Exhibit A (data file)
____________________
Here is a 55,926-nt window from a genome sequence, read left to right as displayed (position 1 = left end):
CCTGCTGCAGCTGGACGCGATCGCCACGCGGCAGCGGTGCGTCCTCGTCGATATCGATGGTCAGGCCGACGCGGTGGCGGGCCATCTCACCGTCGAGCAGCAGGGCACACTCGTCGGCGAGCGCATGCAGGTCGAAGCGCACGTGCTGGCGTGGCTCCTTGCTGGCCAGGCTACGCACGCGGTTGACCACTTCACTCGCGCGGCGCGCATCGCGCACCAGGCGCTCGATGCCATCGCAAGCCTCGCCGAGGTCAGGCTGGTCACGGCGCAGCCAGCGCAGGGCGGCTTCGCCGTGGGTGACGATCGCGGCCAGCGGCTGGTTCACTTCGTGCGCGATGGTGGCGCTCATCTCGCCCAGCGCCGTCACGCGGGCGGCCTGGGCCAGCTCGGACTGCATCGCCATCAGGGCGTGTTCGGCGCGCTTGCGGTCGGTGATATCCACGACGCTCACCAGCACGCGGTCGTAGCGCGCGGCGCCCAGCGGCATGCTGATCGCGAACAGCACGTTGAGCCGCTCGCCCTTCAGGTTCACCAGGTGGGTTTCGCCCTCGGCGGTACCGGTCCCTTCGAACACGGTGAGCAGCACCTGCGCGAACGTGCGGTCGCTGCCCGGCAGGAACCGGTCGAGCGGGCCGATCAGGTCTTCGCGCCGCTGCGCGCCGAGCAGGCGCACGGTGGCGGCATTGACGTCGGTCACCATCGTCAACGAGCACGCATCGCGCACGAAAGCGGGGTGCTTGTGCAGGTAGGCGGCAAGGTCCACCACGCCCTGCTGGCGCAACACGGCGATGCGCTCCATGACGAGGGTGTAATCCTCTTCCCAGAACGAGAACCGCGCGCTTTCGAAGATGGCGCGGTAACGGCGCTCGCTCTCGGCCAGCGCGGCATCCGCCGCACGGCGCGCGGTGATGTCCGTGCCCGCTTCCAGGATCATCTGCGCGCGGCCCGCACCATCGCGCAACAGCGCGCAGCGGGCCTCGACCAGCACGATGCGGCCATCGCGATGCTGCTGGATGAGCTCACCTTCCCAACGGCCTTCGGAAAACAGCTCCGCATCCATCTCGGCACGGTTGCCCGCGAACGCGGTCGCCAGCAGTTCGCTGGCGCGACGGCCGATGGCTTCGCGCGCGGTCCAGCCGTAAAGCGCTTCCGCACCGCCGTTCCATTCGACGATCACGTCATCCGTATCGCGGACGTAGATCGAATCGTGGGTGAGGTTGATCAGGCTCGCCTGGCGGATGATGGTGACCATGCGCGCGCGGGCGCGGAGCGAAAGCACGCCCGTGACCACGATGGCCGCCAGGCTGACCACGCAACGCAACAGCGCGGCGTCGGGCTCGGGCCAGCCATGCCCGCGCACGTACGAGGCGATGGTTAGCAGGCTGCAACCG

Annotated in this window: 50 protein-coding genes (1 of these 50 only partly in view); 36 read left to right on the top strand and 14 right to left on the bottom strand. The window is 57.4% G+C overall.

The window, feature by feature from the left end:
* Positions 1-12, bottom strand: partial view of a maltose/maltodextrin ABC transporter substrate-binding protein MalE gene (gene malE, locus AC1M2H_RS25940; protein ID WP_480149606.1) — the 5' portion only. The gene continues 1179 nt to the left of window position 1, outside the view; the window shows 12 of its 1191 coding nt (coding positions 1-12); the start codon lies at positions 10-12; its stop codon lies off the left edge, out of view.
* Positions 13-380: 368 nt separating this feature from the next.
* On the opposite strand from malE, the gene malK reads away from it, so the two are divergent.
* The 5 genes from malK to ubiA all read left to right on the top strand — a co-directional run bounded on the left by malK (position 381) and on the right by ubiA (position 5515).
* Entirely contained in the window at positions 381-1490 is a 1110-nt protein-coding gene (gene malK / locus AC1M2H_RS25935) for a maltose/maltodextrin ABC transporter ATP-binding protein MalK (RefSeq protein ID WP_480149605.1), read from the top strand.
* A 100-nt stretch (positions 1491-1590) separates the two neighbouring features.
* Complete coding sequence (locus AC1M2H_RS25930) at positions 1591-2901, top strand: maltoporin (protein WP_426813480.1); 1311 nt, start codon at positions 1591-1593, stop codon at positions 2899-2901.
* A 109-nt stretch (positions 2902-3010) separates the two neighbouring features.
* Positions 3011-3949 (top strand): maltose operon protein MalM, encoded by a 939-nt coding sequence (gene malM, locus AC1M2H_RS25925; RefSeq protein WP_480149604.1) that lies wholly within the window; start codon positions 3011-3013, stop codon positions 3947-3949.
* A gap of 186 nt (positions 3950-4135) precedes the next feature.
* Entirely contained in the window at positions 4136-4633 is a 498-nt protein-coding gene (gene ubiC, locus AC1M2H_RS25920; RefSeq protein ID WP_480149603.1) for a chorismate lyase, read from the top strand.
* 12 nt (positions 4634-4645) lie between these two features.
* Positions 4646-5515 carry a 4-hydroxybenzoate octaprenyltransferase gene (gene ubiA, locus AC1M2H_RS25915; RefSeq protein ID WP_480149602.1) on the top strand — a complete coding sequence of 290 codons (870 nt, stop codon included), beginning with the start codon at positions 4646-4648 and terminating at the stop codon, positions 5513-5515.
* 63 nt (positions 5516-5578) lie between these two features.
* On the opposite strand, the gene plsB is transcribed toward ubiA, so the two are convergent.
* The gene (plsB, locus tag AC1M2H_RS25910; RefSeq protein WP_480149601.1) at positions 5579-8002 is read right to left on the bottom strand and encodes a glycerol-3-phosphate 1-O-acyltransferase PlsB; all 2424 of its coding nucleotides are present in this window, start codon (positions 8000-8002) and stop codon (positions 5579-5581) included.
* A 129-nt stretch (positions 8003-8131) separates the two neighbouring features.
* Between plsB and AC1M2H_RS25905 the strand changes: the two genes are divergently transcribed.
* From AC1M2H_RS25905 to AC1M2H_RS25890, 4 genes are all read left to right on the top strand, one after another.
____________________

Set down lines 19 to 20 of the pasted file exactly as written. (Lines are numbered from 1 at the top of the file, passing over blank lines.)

* On the opposite strand, the gene plsB is transcribed toward ubiA, so the two are convergent.
* The gene (plsB, locus tag AC1M2H_RS25910; RefSeq protein WP_480149601.1) at positions 5579-8002 is read right to left on the bottom strand and encodes a glycerol-3-phosphate 1-O-acyltransferase PlsB; all 2424 of its coding nucleotides are present in this window, start codon (positions 8000-8002) and stop codon (positions 5579-5581) included.